I Spent 20 Hours Playing Wayfinder So You Don’t Have To


Something compelled me to try Wayfinder the other day.

I didn’t dare touch it during its disaster of a launch; back in August, prospective players faced four-hour queues, progress-halting glitches, and devastating crashes that sent users back to the start of the login queue. It was shambolic all around, and now Wayfinder’s reputation is irredeemably (and deservedly) tarnished in the eyes of many.

At present, Wayfinder has a meager smattering of around 500 players on Steama far cry from the tens of thousands of active users enjoyed by similar RPGs like War frame. Early access to Wayfinder costs $20 for the base package, and to put it bluntly, you’re paying to be a beta tester. It’s a worryingly prominent trend in gaming nowadays, and still, somehow, I was suckered in.

I’m not sure if it was the gorgeous graphics, charming art style, eclectic characters, or the promise of an “MMO lite” at a time when the genre is more stagnant than ever, but they got me, and and they got me good. I played just over 20 hours of Wayfinder and was astounded by how much I enjoyed the game, but at the same time, kept finding myself frustrated by the myriad issues that easily explain its dwindling playerbase.

What is Wayfinder?

Wayfinder launched into early access on Aug. 17, 2023. It bills itself as an “MMO lite” and has a persistent world where you’ll encounter other players, as well as a communal hub area, three-player PvE dungeons, and outdoor explorable zones à la Destiny and War frame.

Just like War frame, Wayfinder is all about its characters: You’ll need to craft (or buy) characters rather than creating your own, and there are six available to begin with, one of whom is locked behind the battle pass. Each character has four unique abilities—there’s a rogue who can shadowstep, a tanky paladin with a healing spell, and so on.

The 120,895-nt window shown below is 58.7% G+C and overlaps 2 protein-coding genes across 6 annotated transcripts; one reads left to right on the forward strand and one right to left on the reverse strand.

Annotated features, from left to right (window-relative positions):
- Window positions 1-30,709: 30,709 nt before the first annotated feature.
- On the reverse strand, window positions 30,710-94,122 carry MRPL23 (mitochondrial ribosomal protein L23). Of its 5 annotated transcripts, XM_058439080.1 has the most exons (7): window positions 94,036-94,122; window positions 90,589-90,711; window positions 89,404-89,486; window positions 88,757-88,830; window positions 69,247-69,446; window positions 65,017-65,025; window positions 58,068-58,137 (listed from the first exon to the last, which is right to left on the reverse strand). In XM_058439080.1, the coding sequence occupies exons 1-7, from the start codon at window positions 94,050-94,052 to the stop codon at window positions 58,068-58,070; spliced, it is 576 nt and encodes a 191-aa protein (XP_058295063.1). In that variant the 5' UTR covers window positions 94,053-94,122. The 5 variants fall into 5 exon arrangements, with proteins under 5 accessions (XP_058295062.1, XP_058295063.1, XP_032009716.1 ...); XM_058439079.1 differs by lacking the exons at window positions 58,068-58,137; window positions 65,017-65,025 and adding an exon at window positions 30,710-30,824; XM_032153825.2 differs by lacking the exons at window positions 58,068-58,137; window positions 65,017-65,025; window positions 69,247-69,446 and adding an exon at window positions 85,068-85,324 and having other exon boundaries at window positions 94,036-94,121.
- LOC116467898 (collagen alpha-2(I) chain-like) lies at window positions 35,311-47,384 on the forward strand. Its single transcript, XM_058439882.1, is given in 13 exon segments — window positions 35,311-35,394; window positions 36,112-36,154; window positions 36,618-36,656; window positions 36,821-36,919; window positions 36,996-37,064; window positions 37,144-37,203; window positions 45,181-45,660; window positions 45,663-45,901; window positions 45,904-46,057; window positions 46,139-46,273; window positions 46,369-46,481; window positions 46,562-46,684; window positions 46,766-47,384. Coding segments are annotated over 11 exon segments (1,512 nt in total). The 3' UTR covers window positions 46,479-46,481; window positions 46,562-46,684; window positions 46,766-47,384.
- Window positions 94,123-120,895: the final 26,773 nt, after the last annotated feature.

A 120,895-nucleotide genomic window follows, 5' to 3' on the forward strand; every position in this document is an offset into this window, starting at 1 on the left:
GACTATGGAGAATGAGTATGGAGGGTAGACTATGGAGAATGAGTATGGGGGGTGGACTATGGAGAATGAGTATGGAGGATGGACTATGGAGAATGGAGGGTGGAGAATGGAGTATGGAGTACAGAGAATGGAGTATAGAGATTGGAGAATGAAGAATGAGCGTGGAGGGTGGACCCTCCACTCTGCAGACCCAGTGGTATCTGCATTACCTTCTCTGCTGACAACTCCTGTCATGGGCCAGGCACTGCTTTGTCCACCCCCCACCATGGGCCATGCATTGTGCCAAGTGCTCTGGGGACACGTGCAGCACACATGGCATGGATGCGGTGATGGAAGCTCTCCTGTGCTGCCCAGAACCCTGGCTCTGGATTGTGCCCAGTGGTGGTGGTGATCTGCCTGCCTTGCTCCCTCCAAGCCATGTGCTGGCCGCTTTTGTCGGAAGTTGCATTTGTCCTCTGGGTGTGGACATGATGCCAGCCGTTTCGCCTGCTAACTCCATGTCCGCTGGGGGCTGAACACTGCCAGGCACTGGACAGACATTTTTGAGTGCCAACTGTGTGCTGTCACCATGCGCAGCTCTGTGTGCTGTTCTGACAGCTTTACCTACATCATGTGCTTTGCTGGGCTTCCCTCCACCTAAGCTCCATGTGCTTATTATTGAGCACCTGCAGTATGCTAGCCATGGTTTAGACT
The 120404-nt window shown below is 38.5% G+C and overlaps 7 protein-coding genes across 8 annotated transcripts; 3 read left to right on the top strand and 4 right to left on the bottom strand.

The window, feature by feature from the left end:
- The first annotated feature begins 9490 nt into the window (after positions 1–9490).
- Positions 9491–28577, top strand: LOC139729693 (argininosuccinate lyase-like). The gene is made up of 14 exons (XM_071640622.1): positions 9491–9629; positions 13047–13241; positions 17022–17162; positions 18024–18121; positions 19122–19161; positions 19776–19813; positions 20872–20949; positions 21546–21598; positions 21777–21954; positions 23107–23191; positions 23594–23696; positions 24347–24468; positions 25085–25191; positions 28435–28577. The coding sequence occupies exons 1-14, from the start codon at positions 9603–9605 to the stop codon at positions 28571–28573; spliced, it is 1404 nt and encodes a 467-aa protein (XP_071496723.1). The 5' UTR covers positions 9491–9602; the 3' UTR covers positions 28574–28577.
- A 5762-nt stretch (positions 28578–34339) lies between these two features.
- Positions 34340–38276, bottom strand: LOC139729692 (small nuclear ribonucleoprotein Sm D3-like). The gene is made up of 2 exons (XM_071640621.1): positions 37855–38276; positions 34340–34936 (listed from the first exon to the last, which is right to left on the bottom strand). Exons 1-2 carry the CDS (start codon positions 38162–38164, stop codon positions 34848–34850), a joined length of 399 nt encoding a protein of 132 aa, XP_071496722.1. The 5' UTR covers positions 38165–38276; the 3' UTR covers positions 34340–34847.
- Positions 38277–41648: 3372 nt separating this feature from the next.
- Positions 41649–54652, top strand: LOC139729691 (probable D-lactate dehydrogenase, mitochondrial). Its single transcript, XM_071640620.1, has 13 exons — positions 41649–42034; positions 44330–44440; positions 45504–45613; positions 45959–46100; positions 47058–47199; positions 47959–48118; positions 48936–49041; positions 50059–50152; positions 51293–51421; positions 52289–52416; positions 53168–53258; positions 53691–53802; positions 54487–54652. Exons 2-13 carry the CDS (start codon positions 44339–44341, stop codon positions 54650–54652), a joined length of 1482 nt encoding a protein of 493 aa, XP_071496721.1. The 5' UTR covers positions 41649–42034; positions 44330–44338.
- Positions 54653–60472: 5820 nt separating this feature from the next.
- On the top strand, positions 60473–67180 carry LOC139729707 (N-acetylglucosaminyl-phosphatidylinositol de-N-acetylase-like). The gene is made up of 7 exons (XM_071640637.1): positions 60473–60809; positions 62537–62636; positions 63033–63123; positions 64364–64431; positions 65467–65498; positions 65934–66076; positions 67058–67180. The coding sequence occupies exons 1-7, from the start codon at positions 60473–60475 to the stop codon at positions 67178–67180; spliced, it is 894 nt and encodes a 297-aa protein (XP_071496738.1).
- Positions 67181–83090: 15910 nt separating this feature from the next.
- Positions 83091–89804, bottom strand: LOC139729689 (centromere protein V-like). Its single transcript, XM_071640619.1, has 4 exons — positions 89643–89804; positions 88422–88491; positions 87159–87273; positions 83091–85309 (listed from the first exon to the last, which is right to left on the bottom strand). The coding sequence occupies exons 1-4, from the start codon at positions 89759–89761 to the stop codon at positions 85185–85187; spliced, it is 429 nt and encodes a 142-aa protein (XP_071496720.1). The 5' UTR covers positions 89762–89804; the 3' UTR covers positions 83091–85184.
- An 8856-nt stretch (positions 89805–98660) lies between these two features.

Every Wayfinder can use every weapon, and weapons all come with a unique ability, so you can mix and match to make a somewhat distinct character. Other than this, though, there’s very little in the way of customization, and the biggest changes come when you unlock a new hero. This underpins Wayfinder’s entire gameplay loop, and it’s nothing we haven’t seen before.

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For most of your time in Wayfinderyou’ll be grinding dungeons for XP to level up your current Wayfinder and to acquire the materials you need to craft a new one. There are a few quests, but they all involve running dungeons, killing enemies, or collecting items (usually in some combination).

Wayfinder is all about gradually working toward your next goal, but everything is available in the cash shop if you’d rather pay to skip the grind.

The Good: Stunning visuals and satisfying combat

The player character Niss in Wayfinder's magic-punk city of Skylight
Every inch of Wayfinder’s (admittedly very limited) playable world is visually stunning and oozes charm.
Screenshot by Dot Esports

Wayfinder is an absolute treat for the eyes, and that’s likely the reason most players gave it a try. The whole game is striking and colorful, not quite as cartoony as Fortnite but far more upbeat and stylized than most RPGs in 2023.

The explorable world of Wayfinder is dazzling and bursting with character from the get-go. It’s reminiscent of Ratchet and Clank and especially wild stara vibrant MMORPG once considered a WoW-killer, now switched off and lost to time. The hub area, Skylight, gorgeously blends fantasy and magi-punk elements, with neon signs and arcane mechanisms adorning ornate brick townhouses and cobbled streets. There’s a giant stone portal at one end and a great lift at the other, with winding alleys and bustling markets in between. Everything fits together perfectly, and I love it.

At the time of writing, there’s one zone to explore, the Highlands, as well as nine procedurally generated dungeons, all of which are similarly stylized and aesthetically well-composed. The open world has stunning vistas in every direction, and the dungeons are just about interesting and varied enough that they’d be satisfying were it not for Wayfinder’s repetitive gameplay (more on that later).

Wayfinder’s playable characters—the Wayfinders themselves—take center stage. There are only six, but they’re all charming, eccentric, and colorful, with distinct personalities and clear silhouettes that are easy to distinguish from a distance. Think Overwatch but with a far more limited selection.